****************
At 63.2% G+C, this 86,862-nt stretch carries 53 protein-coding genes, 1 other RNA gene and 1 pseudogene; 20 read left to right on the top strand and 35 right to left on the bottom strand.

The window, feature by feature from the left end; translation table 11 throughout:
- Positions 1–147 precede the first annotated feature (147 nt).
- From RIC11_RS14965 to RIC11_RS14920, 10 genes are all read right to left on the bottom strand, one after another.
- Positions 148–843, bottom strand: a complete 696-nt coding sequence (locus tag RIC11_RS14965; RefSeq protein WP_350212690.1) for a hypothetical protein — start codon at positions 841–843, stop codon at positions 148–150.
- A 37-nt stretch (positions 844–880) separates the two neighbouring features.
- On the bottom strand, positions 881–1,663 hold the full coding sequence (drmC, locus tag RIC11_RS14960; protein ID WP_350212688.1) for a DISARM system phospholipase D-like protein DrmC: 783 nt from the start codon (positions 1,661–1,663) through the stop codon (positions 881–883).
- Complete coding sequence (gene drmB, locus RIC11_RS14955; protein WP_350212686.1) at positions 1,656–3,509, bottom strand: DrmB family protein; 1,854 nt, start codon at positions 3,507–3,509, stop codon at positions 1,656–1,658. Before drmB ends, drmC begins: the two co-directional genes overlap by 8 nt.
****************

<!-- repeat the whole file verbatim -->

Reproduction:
At 63.2% G+C, this 86,862-nt stretch carries 53 protein-coding genes, 1 other RNA gene and 1 pseudogene; 20 read left to right on the top strand and 35 right to left on the bottom strand.

The window, feature by feature from the left end; translation table 11 throughout:
- Positions 1–147 precede the first annotated feature (147 nt).
- From RIC11_RS14965 to RIC11_RS14920, 10 genes are all read right to left on the bottom strand, one after another.
- Positions 148–843, bottom strand: a complete 696-nt coding sequence (locus tag RIC11_RS14965; RefSeq protein WP_350212690.1) for a hypothetical protein — start codon at positions 841–843, stop codon at positions 148–150.
- A 37-nt stretch (positions 844–880) separates the two neighbouring features.
- On the bottom strand, positions 881–1,663 hold the full coding sequence (drmC, locus tag RIC11_RS14960; protein ID WP_350212688.1) for a DISARM system phospholipase D-like protein DrmC: 783 nt from the start codon (positions 1,661–1,663) through the stop codon (positions 881–883).
- Complete coding sequence (gene drmB, locus RIC11_RS14955; protein WP_350212686.1) at positions 1,656–3,509, bottom strand: DrmB family protein; 1,854 nt, start codon at positions 3,507–3,509, stop codon at positions 1,656–1,658. Before drmB ends, drmC begins: the two co-directional genes overlap by 8 nt.